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Old 06-03-2010, 02:00 PM
DBeach DBeach is offline
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Default Tendon Transfer

I am a women, 51 years old, and have had two surgeries on my left shoulder approx. 4-5 years ago. The shoulder repair is deemed "irrepairable" and I am still in pain (the bicep was also detached and could not be successfully reattached). Although I have good muscle strength and full range of motion, the pain has me looking at the "tendon transfer" operation for relief. Could you tell me if this might be a good choice for me and what is involved. Thank you!
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Old 06-05-2010, 01:28 PM
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mtomaino mtomaino is offline
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Default The role of latissimus transfer for irreparable rotator cuff tears

Thanks for your question. Patient selection for this option is important--and typically the best results correlate with "better" preoperative function.In that light, it's really important to understand the nature of your problem: do you have pain, but good function? Do you have poor function, but little pain? Do you have pain and no function (pseudoparalysis)?
What your expectation is, coupled with what different options can provide will help--in combination--to choose the most optimal treatment strategy for you.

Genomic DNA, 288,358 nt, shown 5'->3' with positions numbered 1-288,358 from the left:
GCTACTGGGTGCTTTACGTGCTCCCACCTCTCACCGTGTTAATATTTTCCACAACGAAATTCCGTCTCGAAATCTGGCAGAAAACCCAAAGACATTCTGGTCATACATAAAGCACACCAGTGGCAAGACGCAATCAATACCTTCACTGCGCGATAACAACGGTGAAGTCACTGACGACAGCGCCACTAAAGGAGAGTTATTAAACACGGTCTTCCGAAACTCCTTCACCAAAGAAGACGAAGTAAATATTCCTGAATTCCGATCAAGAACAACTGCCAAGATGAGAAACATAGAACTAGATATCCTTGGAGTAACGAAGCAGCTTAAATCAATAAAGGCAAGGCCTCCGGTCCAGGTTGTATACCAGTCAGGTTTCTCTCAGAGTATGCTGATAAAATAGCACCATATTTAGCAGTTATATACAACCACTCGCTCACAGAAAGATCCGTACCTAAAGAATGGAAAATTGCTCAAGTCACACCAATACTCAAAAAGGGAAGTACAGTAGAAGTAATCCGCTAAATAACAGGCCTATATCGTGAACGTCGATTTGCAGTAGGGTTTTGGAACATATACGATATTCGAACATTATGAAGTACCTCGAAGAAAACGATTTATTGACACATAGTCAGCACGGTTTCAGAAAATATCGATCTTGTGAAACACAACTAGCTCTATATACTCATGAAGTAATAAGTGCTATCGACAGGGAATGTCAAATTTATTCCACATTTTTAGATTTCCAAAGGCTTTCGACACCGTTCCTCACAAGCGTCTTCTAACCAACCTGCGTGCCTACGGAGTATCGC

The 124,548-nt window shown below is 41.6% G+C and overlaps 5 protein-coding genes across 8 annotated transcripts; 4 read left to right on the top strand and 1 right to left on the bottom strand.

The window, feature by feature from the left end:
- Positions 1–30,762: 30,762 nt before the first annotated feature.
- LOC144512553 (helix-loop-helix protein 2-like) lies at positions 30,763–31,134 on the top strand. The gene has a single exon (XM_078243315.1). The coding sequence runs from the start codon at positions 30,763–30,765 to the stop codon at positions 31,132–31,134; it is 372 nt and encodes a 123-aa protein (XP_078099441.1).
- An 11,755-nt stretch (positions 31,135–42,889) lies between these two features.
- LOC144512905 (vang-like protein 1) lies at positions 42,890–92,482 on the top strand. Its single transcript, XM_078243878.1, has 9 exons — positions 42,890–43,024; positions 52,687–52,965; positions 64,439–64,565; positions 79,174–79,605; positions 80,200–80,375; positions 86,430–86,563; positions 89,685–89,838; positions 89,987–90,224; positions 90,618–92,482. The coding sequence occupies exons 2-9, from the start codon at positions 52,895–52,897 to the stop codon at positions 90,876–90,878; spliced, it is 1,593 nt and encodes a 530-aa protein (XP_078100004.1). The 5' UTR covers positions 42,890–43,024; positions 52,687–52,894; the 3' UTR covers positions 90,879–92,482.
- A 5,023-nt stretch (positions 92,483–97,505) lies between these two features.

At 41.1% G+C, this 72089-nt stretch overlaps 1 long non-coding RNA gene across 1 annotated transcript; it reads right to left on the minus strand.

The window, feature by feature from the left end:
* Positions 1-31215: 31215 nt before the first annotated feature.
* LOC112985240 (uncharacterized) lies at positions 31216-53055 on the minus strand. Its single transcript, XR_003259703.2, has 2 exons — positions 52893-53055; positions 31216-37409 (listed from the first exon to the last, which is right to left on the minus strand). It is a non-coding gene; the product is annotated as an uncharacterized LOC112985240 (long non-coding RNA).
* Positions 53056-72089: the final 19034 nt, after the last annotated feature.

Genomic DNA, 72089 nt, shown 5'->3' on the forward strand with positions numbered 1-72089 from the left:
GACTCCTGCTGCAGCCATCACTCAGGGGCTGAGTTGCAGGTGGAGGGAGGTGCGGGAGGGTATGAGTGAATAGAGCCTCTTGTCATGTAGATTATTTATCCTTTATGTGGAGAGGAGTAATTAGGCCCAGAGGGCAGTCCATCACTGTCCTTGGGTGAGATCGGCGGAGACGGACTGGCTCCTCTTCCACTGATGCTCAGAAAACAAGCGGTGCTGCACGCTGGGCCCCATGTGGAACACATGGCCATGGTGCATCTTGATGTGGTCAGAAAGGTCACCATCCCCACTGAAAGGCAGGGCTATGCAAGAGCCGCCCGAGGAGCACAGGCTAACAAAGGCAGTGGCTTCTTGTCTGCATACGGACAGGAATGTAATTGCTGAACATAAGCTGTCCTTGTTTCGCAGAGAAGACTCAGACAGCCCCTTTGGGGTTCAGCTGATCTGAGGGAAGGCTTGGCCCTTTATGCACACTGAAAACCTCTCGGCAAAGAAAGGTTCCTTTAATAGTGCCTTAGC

Firstly, in physiologically young patients with pain, weakness, and loss of range of motion due to either a chronic tear of the rotator cuff that is no longer fixable, or due to a failed repair, latissimus muscle tendon transfer is an option that can improve function and decrease pain by "substituting" for the absence of the torn posterosuperior cuff. Classically this option is indicated for massive tears (at least 2 tendons--supra- and infraspinatus.) The transfer is most successful when it provides "active motor control," which requires postoperative rehabilitation that involves, in many cases, biofeedback to encourage firing of the latissimus during external rotation and forward elevation, even though this muscle was an "adductor and internal rotator."

Dr JP Warner, who was one of my partners while at the University of Pittsburgh and now heads the Shoulder section at Harvard, has shown the value of retraining the transfer by beginning motion with adduction---and then combing external rotation and forward elevation--to encourage coactivation. The latissimus transfer affords it benefit partly by restoring active muscle contraction, and partly by restoring a force couple to "depress" the humeral head and improve its centering in the socket. The xray attached below shows superior elevation in a case of a 2 tendon chronic tear, and after a successful tenon transfer, the acromiohumeral interval can improve. When this happens, not only can range of motion improve, but the pain above shoulder level may diminish due to the improvement in "space" between the acromium and the greater tuberosity.